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Solaris™ 9 Network Administrator Exam Cram™ 2 (Exam CX-310-044) by John Philcox

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Network Topologies

The topology of a network refers to how the physical layout is organized—that is, how the nodes on the network are physically wired together. Some topologies are cheaper to implement than others; some require more maintenance; and some have single points of failure, making them less reliable and robust. When designing a network, it is important to consider how big the network is going to be, the levels of traffic, and whether any failover requirements exist. Each of these aspects influences the decision of which topology to use. The following sections describe some of the more common topologies.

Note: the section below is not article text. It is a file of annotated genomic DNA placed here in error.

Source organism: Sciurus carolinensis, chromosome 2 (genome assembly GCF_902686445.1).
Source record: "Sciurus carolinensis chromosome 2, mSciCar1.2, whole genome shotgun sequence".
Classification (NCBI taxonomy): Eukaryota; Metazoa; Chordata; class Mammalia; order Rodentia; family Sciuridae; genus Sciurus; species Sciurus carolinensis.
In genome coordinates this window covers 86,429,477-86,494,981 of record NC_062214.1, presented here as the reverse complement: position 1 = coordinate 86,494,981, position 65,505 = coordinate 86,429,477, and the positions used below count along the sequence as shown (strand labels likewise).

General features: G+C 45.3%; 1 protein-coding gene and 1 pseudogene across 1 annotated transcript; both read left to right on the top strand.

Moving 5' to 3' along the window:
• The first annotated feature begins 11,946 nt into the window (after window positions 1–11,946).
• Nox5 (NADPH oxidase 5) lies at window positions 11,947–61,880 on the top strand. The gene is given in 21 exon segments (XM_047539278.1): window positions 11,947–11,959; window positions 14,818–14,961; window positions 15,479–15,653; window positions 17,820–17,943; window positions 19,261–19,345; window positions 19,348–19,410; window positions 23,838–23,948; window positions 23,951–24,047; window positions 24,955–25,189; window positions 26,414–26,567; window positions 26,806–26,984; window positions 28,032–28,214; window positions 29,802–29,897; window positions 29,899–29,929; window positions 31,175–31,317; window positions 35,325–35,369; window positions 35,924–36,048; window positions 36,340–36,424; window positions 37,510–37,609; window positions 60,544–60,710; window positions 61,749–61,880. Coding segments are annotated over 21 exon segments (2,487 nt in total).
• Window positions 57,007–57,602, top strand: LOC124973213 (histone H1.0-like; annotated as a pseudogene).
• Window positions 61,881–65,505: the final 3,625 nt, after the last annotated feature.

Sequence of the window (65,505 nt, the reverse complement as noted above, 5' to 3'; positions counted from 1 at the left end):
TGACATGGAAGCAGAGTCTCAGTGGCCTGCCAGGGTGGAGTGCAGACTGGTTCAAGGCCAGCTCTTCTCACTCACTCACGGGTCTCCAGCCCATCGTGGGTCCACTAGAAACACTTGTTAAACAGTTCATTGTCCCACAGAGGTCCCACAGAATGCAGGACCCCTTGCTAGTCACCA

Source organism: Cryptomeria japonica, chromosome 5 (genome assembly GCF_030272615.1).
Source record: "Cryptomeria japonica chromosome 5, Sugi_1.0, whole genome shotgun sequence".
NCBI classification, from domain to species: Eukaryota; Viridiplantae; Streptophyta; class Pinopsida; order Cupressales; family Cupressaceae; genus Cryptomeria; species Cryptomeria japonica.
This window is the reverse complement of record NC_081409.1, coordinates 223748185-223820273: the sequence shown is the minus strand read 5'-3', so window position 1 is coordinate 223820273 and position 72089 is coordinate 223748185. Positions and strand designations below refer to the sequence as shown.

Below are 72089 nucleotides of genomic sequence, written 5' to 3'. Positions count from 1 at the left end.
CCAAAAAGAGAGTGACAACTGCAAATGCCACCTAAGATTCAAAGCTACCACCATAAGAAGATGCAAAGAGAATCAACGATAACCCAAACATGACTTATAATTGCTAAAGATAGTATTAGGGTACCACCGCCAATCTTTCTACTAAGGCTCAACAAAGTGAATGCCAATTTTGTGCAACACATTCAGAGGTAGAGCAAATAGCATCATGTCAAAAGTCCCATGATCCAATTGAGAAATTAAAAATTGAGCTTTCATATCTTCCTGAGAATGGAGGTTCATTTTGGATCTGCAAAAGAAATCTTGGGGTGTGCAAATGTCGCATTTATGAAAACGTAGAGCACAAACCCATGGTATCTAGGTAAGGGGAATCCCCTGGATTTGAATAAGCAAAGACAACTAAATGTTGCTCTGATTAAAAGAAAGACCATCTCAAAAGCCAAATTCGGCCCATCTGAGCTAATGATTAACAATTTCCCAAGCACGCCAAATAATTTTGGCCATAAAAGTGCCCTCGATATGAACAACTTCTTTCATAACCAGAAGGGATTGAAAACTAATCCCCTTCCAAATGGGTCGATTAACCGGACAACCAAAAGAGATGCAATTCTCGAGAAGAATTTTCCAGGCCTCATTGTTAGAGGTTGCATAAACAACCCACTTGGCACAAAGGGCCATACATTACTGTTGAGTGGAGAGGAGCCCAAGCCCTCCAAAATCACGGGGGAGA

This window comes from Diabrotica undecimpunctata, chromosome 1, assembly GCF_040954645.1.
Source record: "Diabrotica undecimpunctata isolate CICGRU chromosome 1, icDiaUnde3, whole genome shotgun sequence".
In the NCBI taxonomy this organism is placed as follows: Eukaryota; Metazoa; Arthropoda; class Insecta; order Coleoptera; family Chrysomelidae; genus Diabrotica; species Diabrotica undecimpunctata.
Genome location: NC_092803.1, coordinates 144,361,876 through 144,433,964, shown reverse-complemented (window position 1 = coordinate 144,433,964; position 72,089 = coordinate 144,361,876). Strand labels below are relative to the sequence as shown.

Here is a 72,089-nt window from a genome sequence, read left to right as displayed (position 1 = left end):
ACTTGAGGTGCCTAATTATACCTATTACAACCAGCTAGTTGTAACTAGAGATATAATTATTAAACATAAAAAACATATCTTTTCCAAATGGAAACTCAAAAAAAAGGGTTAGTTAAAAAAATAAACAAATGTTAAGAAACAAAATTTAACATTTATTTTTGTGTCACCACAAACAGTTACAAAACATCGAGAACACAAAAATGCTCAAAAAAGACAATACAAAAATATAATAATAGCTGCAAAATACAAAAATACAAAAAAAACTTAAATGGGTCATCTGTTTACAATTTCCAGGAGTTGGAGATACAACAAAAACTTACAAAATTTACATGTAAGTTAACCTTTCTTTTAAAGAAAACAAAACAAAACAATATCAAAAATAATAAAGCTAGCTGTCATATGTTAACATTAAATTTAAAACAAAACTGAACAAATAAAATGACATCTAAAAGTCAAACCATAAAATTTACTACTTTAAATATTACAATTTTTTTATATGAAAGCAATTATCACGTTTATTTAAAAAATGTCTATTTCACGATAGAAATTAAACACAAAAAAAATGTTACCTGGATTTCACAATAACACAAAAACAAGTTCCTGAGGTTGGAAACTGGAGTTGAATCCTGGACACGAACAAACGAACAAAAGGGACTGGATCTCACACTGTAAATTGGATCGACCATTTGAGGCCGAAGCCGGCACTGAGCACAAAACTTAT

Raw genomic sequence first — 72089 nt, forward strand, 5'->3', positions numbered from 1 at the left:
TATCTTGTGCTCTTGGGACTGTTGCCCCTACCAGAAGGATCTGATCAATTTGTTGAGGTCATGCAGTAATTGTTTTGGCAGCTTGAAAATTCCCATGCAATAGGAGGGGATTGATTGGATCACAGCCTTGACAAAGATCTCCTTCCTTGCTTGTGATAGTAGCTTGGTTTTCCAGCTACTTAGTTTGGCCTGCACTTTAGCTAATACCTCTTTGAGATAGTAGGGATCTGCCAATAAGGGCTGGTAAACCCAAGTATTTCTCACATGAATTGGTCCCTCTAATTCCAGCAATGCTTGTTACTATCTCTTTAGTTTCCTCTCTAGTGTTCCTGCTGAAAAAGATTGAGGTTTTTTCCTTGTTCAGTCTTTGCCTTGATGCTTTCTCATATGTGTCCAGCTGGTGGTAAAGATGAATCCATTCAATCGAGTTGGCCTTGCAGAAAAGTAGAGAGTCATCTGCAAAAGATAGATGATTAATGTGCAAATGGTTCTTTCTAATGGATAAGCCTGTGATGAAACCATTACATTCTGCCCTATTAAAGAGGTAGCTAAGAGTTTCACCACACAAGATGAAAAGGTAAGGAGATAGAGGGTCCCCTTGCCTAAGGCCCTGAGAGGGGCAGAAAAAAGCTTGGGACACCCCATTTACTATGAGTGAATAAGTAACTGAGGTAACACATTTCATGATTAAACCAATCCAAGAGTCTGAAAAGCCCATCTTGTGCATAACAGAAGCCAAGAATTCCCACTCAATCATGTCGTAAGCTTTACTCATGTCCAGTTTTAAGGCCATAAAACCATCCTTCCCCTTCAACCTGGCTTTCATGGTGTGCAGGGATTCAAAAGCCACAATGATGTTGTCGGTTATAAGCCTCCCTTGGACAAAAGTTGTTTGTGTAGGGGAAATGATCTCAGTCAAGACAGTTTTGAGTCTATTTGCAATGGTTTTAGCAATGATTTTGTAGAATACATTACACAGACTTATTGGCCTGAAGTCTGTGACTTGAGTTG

Bus Topology

In a bus topology, hosts are connected to a single cable—also known as a backbone—that runs through an area. Each end ...

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